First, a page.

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Citizen journalism: A journey unfinished

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Citizen journalism: A journey unfinished

Time is not far when we will see a billion Indians become journalists. But this is only possible when TV news channels decide to go for a major proportion of viewer-generated content. Haven’t we seen citizens raise their voice and claim what they want? Be it Internet, radio or television, it is evident that the focus is shifting towards involving viewers and readers in generating more content for the mainstream media. A few news channels, though not in favour of a complete viewer-generated format, have already taken this direction.

The India Today Group and Aaj Tak were the first ones to integrate interactivity by allowing viewers to send their views via SMS and email. They had started a programme called ‘Public Demand’ that was aired on their channel Tez. Today, they use a lot of viewer-generated content for various human interest related stories. Commenting on citizen journalism, G Krishnan, CEO, Aajtak, said, “I think it’s an opportunity for us – not only does it involve the viewers in the news process, but it also gives us a chance to cover first hand news and events.”

CNN-IBN had launched a show called ‘Citizen Journalist’ last year. The show generated good response and was successful in its attempt to engage the viewers. As of now, the company doesn’t use more than 10 per cent of viewer-generated content. Rajdeep Sardesai, Editor-in-Chief, CNN-IBN, said, “News channels want to use interactivity in a manner that they can reflect it in a spirit that we call ‘inclusive journalism’. The attempt is to engage the viewer in such a way that he doesn’t feel remote to what is happening around him, thus giving him the sense of participation in the news process.”

Neil Chowdhury, Marketing Head, Times Now, recalled how hundreds of reports had flown in from citizens last week when Mumbai was affected after the season’s first rainfall. Giving his opinion on citizen journalism, he explained, “With interactive platform like text messaging, email, telephone calls, shared videos and blogs, there is greater flexibility for viewers to connect with us.”

Chowdhury agreed that his channel does pick pictures and videos from the web. “We do this very rarely in an attempt to show something very special, or sometimes simply as a navigational tool to tell the viewers that there is something that they may want to check out on the web. But there is also nothing that stops us from maintaining our integrity and sourcing the outsourced content,” he added.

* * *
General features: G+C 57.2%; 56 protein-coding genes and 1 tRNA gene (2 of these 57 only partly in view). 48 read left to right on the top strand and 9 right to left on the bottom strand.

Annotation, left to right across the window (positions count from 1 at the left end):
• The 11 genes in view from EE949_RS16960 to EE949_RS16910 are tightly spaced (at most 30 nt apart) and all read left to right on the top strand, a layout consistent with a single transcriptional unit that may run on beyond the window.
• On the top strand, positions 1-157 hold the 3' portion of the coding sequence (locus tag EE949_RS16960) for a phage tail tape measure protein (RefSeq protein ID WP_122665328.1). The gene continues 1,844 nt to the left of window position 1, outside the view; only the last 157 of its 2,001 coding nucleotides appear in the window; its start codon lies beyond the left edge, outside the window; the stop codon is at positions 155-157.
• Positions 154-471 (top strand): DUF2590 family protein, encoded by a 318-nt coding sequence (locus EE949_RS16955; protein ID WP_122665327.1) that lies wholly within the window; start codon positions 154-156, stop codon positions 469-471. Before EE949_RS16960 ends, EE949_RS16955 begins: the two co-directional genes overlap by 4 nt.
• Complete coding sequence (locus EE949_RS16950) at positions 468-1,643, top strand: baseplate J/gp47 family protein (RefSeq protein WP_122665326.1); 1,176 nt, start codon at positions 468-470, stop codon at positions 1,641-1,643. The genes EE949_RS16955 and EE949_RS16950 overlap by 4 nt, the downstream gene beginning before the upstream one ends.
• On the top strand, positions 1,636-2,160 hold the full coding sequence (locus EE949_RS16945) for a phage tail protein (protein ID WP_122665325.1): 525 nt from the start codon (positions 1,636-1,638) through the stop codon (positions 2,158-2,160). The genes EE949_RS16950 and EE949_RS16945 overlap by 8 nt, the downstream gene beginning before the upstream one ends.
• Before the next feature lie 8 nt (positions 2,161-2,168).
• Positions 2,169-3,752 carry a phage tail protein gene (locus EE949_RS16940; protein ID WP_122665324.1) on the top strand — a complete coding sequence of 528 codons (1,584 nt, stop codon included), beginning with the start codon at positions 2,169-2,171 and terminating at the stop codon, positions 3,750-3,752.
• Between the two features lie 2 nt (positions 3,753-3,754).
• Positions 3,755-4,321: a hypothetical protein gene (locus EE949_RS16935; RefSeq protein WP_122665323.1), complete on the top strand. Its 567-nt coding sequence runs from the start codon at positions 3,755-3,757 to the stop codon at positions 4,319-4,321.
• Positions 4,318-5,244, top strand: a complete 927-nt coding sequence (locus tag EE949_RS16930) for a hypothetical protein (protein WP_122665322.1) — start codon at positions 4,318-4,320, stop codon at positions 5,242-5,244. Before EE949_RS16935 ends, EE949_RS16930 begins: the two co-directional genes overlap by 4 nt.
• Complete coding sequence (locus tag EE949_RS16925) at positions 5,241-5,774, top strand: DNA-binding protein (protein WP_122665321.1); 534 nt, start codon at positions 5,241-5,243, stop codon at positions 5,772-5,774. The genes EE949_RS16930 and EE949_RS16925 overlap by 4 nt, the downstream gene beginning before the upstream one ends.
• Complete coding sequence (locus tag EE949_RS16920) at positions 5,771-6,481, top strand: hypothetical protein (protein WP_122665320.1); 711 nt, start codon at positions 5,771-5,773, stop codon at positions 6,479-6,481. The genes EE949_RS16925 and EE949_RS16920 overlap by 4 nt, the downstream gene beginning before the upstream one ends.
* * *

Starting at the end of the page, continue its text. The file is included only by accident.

Technology has a major role in promoting citizen journalism. With high-resolution cameras embedded in cell phones, people can very easily take videos of anything happening around them. A classic example of this was when there was a bomb blast at a mosque in Maharashtra’s small town Malegaon, and all TV channels had run out of time to capture the images of the blast. But it was a local guy from Malegaon who had taken live pictures of the event. These pictures were ultimately aired by many news channels, in order to provide something for the viewers to look at.

Citizens, especially the youth, are uploading their content on websites like YouTube and Orkut. It is interesting to know how much of these areas are covered by TV channels and publications. “It is one of those things that we haven’t started. But I have no doubt that opportunities would be provided to all citizens who want their content to be showcased on our channel,” claimed Sardesai. However, he also stated that there would always be filters to monitor content before putting it up on the channel.

Aaj Tak’s Krishnan is also of the same opinion. “As a credible news channel, one needs to have a stringent validation process,” he explained. He further emphasised that websites like YouTube exist in isolation and have nothing to do with TV channels. But he also believes that there will be convergence of such kind, and channels will have to rethink on their strategies.

How much do these citizen journalists get for their content is another question to be addressed. “Currently, there is no formal system for user generated content across television channels. We are in the process of putting together a monetary compensation that is at par with what we would ideally pay a stringer for a story,” said Krishnan, on the remuneration aspect of citizen journalism.

It is evident that all TV news channels are willing to embrace this new system of democratising content, but at the same time, are skeptical about choosing a complete viewer-based business model. It is certain that the audience is raising their voice to the main stream media in all possible ways, and time will tell whether companies would be able to sustain this pressure or succumb to a business format, completely in favour of the viewer-generated content.


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